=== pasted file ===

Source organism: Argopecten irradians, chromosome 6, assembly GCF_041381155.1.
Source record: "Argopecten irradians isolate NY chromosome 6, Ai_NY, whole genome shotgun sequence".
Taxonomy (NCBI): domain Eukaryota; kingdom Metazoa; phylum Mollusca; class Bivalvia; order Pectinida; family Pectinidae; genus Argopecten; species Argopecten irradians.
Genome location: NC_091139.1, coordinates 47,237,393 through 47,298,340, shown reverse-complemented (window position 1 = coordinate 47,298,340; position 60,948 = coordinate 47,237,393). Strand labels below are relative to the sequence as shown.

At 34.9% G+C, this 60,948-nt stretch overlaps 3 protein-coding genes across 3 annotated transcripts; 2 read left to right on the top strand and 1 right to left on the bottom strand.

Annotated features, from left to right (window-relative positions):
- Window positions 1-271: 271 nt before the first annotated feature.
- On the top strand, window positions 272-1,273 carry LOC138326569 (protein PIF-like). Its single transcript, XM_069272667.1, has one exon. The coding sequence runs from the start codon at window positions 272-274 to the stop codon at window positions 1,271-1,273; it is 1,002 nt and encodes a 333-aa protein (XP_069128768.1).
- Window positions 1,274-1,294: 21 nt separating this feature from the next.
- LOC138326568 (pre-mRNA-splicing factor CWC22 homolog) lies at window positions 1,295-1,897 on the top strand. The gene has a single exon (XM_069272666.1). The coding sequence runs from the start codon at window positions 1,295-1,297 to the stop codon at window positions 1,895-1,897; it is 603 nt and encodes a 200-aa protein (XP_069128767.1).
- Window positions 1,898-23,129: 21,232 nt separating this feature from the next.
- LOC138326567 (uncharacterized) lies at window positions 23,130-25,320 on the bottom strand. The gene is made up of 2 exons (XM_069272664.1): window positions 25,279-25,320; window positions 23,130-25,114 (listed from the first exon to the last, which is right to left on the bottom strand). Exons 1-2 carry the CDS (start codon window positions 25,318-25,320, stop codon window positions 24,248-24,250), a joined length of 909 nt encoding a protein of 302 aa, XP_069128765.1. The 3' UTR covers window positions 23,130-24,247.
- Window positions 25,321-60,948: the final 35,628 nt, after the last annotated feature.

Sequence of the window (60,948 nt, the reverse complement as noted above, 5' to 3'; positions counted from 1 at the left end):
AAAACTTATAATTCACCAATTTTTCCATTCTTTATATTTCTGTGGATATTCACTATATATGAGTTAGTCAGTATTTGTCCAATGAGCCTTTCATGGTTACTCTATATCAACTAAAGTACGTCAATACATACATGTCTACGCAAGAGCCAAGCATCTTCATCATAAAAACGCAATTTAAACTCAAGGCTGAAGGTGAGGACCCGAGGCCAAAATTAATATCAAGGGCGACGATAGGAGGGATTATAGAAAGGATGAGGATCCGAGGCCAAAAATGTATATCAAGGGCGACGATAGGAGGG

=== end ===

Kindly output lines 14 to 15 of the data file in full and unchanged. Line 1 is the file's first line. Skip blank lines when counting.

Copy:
Sequence of the window (60,948 nt, the reverse complement as noted above, 5' to 3'; positions counted from 1 at the left end):
AAAACTTATAATTCACCAATTTTTCCATTCTTTATATTTCTGTGGATATTCACTATATATGAGTTAGTCAGTATTTGTCCAATGAGCCTTTCATGGTTACTCTATATCAACTAAAGTACGTCAATACATACATGTCTACGCAAGAGCCAAGCATCTTCATCATAAAAACGCAATTTAAACTCAAGGCTGAAGGTGAGGACCCGAGGCCAAAATTAATATCAAGGGCGACGATAGGAGGGATTATAGAAAGGATGAGGATCCGAGGCCAAAAATGTATATCAAGGGCGACGATAGGAGGG